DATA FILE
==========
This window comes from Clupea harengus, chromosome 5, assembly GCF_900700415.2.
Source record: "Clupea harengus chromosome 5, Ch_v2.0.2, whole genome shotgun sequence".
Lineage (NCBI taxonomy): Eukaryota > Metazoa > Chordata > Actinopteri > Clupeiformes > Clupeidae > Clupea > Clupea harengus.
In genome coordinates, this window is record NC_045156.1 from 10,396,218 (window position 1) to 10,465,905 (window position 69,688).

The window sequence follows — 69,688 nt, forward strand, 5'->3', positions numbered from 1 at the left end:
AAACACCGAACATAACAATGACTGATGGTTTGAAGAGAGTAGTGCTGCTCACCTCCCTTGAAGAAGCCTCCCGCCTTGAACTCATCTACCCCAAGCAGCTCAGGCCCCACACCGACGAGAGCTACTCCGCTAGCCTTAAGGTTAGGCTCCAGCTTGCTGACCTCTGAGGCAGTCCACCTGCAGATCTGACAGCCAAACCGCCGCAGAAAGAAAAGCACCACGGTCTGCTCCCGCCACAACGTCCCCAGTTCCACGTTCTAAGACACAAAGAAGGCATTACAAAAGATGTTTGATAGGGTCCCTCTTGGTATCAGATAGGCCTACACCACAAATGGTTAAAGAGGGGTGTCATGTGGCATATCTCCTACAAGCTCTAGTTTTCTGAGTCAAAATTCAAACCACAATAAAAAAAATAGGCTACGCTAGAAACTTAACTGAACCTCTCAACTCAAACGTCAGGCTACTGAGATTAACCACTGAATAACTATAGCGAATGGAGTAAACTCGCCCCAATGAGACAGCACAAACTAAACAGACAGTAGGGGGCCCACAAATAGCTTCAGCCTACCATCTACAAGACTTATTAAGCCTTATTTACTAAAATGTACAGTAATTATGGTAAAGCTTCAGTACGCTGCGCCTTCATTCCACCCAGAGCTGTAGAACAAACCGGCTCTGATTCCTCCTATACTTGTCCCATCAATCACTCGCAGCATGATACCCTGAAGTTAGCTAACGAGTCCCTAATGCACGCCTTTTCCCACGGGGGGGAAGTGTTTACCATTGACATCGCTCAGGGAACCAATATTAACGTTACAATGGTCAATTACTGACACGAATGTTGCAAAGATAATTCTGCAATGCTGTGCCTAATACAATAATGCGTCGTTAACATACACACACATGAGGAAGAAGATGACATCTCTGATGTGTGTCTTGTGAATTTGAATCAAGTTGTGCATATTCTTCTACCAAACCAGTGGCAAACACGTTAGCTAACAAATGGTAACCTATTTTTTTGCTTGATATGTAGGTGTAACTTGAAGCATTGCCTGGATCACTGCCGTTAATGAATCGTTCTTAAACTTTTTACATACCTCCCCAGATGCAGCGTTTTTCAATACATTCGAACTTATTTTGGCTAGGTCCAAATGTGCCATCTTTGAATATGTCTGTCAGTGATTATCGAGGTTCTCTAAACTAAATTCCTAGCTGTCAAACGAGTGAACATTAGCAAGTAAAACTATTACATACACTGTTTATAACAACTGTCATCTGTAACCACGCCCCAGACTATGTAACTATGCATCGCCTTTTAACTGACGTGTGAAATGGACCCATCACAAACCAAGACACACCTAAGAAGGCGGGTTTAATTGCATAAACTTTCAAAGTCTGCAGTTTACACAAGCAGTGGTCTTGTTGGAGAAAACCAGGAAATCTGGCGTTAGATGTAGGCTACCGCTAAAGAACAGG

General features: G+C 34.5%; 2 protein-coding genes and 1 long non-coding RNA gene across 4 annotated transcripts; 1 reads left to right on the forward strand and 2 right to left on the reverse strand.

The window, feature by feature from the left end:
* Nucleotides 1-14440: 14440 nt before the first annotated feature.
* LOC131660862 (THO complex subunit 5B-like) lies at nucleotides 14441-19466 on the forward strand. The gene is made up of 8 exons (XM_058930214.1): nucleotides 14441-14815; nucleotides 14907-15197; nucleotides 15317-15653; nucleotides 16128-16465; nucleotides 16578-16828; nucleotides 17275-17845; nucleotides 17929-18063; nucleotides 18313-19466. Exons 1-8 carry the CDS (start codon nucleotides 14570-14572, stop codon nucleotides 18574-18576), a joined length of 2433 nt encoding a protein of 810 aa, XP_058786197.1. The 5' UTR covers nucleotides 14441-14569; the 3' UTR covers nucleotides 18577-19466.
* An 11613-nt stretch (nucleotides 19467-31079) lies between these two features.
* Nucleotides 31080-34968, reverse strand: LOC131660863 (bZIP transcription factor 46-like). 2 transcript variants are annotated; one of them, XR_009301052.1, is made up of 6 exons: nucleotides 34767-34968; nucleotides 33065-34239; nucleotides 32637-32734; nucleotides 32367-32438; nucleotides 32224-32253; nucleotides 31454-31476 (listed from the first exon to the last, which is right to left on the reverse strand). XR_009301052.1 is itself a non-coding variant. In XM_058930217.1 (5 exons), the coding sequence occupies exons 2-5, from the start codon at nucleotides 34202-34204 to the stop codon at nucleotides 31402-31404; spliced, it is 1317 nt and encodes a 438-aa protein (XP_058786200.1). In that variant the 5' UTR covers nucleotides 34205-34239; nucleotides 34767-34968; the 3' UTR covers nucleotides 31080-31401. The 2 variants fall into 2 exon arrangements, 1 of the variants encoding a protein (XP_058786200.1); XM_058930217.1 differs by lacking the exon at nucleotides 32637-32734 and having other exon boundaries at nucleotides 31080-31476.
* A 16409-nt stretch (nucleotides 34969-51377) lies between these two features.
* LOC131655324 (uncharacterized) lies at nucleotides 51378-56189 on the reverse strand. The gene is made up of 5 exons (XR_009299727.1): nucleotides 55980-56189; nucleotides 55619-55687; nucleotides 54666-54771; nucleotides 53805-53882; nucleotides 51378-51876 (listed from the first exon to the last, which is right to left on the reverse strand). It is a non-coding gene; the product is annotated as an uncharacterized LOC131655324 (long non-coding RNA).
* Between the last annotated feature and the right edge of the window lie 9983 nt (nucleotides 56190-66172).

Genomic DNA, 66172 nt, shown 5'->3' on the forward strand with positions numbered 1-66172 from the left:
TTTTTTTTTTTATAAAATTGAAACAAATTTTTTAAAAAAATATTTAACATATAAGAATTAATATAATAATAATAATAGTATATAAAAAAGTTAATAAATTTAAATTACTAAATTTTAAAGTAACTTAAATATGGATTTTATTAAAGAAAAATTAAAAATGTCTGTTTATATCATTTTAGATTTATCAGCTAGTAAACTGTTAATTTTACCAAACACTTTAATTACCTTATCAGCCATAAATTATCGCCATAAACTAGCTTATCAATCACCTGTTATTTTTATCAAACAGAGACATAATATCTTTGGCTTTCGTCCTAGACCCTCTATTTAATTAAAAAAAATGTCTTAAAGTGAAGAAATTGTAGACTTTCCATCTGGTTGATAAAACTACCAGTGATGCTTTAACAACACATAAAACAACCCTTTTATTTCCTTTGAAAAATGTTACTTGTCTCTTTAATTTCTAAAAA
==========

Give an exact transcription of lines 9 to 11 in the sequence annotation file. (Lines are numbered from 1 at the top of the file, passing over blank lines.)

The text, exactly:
* Nucleotides 1-14440: 14440 nt before the first annotated feature.
* LOC131660862 (THO complex subunit 5B-like) lies at nucleotides 14441-19466 on the forward strand. The gene is made up of 8 exons (XM_058930214.1): nucleotides 14441-14815; nucleotides 14907-15197; nucleotides 15317-15653; nucleotides 16128-16465; nucleotides 16578-16828; nucleotides 17275-17845; nucleotides 17929-18063; nucleotides 18313-19466. Exons 1-8 carry the CDS (start codon nucleotides 14570-14572, stop codon nucleotides 18574-18576), a joined length of 2433 nt encoding a protein of 810 aa, XP_058786197.1. The 5' UTR covers nucleotides 14441-14569; the 3' UTR covers nucleotides 18577-19466.
* An 11613-nt stretch (nucleotides 19467-31079) lies between these two features.